Amour (Michael Haneke, 2012)

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Jun-Dai and Lucía at home on 28 December 2013

Jun-Dai:
Amour is a film I’m not likely to forget anytime soon. It is the most devastating film I can recall watching. Emotionally, it is a bit like the first 10 minutes of Up (which I consider Pixar’s finest work), but without the relief of the subsequent 80-minute adventure film (which I consider one of Pixar’s most disappointing works). And Amour is much more human, because it lacks the sweetness of the perfect devotion that Carl and Ellie have for one another, and because it lacks the unifying theme around which the story of their marriage is told.

Instead, in Amour we see the end of a marriage where the husband tries his best to keep his wife’s dignity intact as three blows of fate—a silent stroke, an unsuccessful operation, and another stroke—render her basically immobile and largely unable to communicate.

That the characters are pianists is not particularly relevant to the story—it provides some context and gives the characters enough depth that they can seem real, and it provides some continuity to the story. What is more interesting, however, is what is left out of the film. We have no sense of what the couple would have been like 20 years earlier. Were they always this close? Did they separate, or have affairs, or get into vicious fights? All we know is where their marriage has settled late in life and after their careers have come to a close, and even this is just something we glimpse in how they behave towards one another after a concert and over breakfast.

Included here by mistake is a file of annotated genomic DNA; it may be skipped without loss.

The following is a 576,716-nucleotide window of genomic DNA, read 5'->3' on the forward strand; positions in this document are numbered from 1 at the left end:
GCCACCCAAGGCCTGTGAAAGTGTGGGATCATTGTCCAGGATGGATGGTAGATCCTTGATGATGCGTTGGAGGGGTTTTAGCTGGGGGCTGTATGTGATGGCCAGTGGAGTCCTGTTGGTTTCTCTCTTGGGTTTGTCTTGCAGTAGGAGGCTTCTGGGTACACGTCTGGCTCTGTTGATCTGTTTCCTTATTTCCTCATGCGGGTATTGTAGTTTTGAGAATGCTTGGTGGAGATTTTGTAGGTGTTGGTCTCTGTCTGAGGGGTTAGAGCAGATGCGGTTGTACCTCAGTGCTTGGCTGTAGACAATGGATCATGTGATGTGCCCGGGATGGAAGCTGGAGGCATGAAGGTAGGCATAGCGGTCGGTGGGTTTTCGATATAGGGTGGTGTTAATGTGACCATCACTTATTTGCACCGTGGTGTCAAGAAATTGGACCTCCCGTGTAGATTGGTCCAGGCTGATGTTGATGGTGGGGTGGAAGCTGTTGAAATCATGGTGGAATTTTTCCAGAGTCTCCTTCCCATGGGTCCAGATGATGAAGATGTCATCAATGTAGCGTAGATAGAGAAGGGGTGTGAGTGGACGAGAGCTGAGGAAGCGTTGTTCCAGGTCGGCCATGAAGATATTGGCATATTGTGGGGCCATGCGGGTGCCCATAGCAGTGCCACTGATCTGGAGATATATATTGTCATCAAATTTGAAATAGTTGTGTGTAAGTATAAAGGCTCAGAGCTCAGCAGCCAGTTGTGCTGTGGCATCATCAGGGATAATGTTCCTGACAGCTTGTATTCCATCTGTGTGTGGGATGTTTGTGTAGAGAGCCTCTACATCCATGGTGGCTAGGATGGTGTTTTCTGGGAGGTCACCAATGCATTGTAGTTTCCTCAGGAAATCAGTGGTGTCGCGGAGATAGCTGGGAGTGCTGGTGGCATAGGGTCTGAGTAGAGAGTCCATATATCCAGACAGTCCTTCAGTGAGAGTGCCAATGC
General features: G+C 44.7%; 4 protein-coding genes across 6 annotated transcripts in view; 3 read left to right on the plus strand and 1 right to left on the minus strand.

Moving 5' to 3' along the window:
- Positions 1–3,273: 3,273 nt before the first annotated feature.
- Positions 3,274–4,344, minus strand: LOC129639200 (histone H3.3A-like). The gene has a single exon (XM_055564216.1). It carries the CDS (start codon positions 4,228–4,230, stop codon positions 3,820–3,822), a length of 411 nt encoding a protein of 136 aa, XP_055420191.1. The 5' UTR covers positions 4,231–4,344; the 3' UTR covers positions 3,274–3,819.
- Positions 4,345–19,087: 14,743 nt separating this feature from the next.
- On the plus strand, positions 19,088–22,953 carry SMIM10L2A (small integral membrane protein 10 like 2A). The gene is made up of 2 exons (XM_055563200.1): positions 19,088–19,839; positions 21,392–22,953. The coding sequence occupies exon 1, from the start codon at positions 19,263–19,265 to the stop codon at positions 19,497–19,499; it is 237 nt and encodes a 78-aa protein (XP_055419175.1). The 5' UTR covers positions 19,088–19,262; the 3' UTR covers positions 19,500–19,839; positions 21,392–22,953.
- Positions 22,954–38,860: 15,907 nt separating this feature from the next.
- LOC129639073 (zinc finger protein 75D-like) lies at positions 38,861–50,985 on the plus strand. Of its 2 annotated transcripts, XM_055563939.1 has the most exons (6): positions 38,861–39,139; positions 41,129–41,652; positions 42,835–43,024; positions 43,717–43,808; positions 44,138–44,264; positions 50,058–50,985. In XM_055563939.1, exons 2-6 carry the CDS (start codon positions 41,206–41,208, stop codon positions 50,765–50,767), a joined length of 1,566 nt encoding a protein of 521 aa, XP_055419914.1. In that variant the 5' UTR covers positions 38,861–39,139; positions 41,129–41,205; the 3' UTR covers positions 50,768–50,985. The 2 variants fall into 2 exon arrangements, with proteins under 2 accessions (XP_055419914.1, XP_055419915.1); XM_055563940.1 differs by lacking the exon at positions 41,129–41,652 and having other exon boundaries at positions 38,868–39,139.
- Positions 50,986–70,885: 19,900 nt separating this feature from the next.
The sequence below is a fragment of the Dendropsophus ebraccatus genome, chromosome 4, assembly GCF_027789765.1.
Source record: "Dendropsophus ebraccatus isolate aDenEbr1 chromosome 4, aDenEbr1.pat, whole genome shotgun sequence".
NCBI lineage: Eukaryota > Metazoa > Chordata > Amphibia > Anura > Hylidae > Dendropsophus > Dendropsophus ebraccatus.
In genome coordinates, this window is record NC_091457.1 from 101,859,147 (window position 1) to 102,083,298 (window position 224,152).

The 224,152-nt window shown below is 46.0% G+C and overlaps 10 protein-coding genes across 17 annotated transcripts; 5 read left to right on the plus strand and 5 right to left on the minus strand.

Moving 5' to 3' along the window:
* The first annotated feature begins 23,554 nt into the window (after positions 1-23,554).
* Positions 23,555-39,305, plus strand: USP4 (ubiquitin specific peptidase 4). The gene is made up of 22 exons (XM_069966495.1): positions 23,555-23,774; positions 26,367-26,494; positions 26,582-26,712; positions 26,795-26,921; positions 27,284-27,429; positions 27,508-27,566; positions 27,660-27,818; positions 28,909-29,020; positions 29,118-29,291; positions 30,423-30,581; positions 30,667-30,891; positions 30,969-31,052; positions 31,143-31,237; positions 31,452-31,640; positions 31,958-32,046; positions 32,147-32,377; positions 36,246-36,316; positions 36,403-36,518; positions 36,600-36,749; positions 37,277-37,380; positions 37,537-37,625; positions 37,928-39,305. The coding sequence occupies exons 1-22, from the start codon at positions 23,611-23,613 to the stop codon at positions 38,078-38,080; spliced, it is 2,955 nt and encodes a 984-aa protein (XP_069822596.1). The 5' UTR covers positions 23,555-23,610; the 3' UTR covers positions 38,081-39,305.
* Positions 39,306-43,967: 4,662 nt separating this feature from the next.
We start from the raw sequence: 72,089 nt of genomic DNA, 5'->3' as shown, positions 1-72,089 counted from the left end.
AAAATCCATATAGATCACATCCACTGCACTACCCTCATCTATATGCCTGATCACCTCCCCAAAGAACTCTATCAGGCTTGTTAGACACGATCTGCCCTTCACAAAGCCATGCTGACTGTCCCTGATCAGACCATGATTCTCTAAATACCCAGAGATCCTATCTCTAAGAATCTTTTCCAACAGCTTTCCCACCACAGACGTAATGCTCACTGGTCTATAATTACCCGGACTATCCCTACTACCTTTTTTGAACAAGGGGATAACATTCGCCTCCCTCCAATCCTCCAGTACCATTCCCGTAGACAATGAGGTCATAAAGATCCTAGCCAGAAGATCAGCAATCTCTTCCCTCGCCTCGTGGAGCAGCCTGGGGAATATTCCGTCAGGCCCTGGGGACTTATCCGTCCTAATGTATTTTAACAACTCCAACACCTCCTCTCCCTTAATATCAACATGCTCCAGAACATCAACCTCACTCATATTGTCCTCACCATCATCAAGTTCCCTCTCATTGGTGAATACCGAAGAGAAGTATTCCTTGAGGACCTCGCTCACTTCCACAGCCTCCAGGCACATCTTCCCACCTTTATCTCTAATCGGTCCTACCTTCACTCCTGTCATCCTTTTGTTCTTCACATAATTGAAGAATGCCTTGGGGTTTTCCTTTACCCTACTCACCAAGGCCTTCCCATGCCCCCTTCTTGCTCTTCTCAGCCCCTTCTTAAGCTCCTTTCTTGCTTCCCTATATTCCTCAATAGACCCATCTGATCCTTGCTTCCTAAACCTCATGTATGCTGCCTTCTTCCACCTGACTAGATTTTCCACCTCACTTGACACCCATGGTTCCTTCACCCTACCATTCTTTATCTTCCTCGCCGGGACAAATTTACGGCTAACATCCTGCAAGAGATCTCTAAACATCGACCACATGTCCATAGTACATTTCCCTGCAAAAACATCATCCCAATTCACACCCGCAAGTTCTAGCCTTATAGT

What is important about these characters? I think it is important that they are, in their old age, fairly co-dependent, and that they are closer to each other than they are to their daughter. It is also relevant that they are wealthy enough to have options—the characters are perhaps much like the sort of people that might see the film. It is not a film about the tragedy of old age in poverty; it is a film about the tragedy of old age.

Haneke makes some very deliberate choices that give the film much of its power. We do not see Anne in the hospital. Her reaction to the diagnosis of her stroke, the decision to undergo an operation, and the realisation that the operation was unsuccessful are never shown to us, and we can only infer them from our own experiences and from her demand to Georges that he promise never to put her in the hospital again. We never see Anne being abused by her nurse, all we see are two moments in her tending to Anne where we can see that she is doing her job effectively but in a way that is detached and somewhat lacking in compassion. We can understand why Georges fires her, but we can also understand why she is so outraged.

Similarly, much of the dialogue feels familiar in the way that none of the characters say things quite the way they want to say them.

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